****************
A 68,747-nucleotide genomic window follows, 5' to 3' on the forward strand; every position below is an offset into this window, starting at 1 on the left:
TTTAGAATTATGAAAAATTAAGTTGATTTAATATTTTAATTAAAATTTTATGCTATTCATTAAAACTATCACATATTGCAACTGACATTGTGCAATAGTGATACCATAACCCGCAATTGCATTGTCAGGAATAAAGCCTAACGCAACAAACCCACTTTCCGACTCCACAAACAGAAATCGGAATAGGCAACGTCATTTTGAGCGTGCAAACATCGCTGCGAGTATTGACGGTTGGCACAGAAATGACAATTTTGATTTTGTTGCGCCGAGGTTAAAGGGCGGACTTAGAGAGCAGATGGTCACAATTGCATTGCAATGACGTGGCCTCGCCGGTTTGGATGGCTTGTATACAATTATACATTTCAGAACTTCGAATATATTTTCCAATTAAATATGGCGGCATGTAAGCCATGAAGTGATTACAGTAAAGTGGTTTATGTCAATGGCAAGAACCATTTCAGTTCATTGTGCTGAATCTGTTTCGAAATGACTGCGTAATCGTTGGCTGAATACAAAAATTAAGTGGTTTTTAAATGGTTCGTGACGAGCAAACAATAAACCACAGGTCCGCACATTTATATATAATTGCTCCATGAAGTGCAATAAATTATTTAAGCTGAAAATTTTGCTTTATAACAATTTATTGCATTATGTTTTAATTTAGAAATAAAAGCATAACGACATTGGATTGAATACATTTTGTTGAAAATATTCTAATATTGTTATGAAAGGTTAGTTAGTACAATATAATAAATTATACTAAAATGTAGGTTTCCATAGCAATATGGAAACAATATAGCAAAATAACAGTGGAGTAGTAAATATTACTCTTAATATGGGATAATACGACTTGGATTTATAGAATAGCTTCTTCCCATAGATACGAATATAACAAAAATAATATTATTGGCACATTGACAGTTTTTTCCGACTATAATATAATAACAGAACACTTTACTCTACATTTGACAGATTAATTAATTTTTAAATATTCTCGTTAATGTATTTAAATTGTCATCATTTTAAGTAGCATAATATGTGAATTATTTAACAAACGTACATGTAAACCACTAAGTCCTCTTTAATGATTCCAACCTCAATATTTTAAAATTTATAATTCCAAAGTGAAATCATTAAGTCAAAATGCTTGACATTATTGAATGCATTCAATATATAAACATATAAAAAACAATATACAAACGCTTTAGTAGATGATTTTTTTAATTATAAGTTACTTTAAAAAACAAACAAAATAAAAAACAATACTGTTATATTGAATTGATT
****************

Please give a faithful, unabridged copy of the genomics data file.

A 68,747-nucleotide genomic window follows, 5' to 3' on the forward strand; every position below is an offset into this window, starting at 1 on the left:
TTTAGAATTATGAAAAATTAAGTTGATTTAATATTTTAATTAAAATTTTATGCTATTCATTAAAACTATCACATATTGCAACTGACATTGTGCAATAGTGATACCATAACCCGCAATTGCATTGTCAGGAATAAAGCCTAACGCAACAAACCCACTTTCCGACTCCACAAACAGAAATCGGAATAGGCAACGTCATTTTGAGCGTGCAAACATCGCTGCGAGTATTGACGGTTGGCACAGAAATGACAATTTTGATTTTGTTGCGCCGAGGTTAAAGGGCGGACTTAGAGAGCAGATGGTCACAATTGCATTGCAATGACGTGGCCTCGCCGGTTTGGATGGCTTGTATACAATTATACATTTCAGAACTTCGAATATATTTTCCAATTAAATATGGCGGCATGTAAGCCATGAAGTGATTACAGTAAAGTGGTTTATGTCAATGGCAAGAACCATTTCAGTTCATTGTGCTGAATCTGTTTCGAAATGACTGCGTAATCGTTGGCTGAATACAAAAATTAAGTGGTTTTTAAATGGTTCGTGACGAGCAAACAATAAACCACAGGTCCGCACATTTATATATAATTGCTCCATGAAGTGCAATAAATTATTTAAGCTGAAAATTTTGCTTTATAACAATTTATTGCATTATGTTTTAATTTAGAAATAAAAGCATAACGACATTGGATTGAATACATTTTGTTGAAAATATTCTAATATTGTTATGAAAGGTTAGTTAGTACAATATAATAAATTATACTAAAATGTAGGTTTCCATAGCAATATGGAAACAATATAGCAAAATAACAGTGGAGTAGTAAATATTACTCTTAATATGGGATAATACGACTTGGATTTATAGAATAGCTTCTTCCCATAGATACGAATATAACAAAAATAATATTATTGGCACATTGACAGTTTTTTCCGACTATAATATAATAACAGAACACTTTACTCTACATTTGACAGATTAATTAATTTTTAAATATTCTCGTTAATGTATTTAAATTGTCATCATTTTAAGTAGCATAATATGTGAATTATTTAACAAACGTACATGTAAACCACTAAGTCCTCTTTAATGATTCCAACCTCAATATTTTAAAATTTATAATTCCAAAGTGAAATCATTAAGTCAAAATGCTTGACATTATTGAATGCATTCAATATATAAACATATAAAAAACAATATACAAACGCTTTAGTAGATGATTTTTTTAATTATAAGTTACTTTAAAAAACAAACAAAATAAAAAACAATACTGTTATATTGAATTGATT